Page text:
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Jonatha Brooke-Works

Jonatha Brooke

Works

Format: CD   Release Date: 09/04/2009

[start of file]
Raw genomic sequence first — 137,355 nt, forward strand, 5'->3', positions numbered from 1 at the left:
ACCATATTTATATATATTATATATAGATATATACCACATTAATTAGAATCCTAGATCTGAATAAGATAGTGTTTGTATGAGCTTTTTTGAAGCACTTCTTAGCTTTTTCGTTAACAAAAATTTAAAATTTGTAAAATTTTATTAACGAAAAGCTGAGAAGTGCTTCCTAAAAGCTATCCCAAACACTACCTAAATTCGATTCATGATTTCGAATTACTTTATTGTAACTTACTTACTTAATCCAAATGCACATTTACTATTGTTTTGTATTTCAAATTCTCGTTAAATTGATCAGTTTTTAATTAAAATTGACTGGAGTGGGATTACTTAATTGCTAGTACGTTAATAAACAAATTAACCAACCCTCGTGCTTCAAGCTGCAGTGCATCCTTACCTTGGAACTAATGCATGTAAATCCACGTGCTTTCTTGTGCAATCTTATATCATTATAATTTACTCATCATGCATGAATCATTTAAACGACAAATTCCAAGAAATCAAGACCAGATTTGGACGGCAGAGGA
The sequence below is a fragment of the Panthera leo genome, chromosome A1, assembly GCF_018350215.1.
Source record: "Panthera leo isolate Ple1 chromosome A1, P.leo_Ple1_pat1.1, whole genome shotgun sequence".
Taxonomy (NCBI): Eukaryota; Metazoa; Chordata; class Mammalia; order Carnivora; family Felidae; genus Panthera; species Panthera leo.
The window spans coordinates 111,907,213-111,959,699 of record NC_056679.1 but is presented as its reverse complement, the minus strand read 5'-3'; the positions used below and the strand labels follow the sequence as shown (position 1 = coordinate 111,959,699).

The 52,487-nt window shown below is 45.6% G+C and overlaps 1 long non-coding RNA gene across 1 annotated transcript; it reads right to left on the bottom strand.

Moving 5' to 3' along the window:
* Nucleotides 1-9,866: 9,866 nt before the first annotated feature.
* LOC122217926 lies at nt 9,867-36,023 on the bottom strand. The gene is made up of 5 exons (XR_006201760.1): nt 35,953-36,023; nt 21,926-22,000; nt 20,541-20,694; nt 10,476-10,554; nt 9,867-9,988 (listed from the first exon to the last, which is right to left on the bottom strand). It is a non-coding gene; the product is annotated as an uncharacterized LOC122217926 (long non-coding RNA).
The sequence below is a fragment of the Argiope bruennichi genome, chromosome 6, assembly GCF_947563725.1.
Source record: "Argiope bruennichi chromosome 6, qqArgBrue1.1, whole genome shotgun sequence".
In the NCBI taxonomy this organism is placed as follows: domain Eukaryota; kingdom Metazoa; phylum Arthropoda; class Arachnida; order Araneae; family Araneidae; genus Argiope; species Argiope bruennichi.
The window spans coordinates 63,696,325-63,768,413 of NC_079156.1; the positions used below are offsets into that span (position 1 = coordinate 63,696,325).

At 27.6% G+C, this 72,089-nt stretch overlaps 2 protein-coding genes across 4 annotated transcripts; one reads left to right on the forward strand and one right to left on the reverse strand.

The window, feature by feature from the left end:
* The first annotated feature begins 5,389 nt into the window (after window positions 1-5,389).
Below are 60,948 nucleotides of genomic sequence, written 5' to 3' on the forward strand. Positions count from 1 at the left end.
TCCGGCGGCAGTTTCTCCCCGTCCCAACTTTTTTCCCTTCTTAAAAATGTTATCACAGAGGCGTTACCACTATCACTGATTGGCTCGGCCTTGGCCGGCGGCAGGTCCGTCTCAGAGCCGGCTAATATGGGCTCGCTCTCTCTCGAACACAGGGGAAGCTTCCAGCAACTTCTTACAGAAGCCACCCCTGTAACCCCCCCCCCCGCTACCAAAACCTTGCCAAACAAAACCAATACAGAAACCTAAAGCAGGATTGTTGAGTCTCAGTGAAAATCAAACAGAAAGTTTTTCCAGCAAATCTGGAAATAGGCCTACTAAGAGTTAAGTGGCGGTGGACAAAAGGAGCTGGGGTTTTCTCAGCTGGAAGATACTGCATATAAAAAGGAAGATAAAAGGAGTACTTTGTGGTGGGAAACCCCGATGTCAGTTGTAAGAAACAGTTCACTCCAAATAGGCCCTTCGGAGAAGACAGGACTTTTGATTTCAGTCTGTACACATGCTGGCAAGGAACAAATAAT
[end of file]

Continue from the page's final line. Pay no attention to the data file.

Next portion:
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A full decade after Billy Bragg and Wilco teamed up to set to music unrecorded lyrics of Woody Guthrie on Mermaid Avenue, now Jonatha Brooke has done the same. Unsurprisingly, she takes quite a different approach than they did, starting with her choice of co-producer, Bob Clearmountain, whose mountain of production and engineering credits have run the gamut from Bruce Springsteen and the Rolling Stones to Sheryl Crow and Brooke's previous release, Careful What You Wish For. Here Clearmountain goes for a slim, shimmering sound that emphasizes Guthrie's words and Brooke's delivery over the music's sonic properties. But that's not to slight the rest of the crew here, which includes some of the finest jazz and pop musicians working today: Christian McBride on acoustic bass, Steve Gadd on drums, Joe Sample and Mitchell Froom on keyboards, and a handful of A-list guests including Hiram Bullock, Derek Trucks, and Eric Bazilian on guitars; Gil Goldstein on accordion; and three tracks featuring a pedal steel played by Greg Leisz. The Guthrie material, though it includes some political and social commentary, largely trends toward the romantic and the personal. "All You Gotta Do Is Touch Me," from whose lyrics the album's title is drawn, places Brooke (who also provides guitar and piano on the album) in a vocal duet with Keb' Mo', and it's about as naked and confessional a lyric as Guthrie ever wrote: "I fully aim to get my soul known again/As the maniac, the saint, the sinner, the drinker, the thinker, the queer/I am the works, the whole works/And it's not till you have called me one of these things/That I feel satisfied." On the ballad "My Battle," Brooke, in one of the album's most stirring vocals, puts a country tint on words like "Teach me how, how to fight my hard times in life/Teach me how to fight, and I'll run away with you/And I will never dread the day I will die/'Cause my sunset is somebody's morning sky." The inherently sweet twang of Brooke, meanwhile, somehow allows her to soften the images that run through the uncompromising "Madonna on the Curb": "The wails of sickly children, she knows, she understands/The pangs of puny bodies, the clutch of small, hot hands/The deadly blaze of August, that turns men faint and mad/She quiets the peevish urchins, by telling of dreams she had." Two original Brooke compositions, "Little Bird" and "Taste of Danger," augment the Guthrie repertoire, and manage to fit in comfortably. That they do says plenty about the level of talent at work here. ~ Jeff Tamarkin, Rovi

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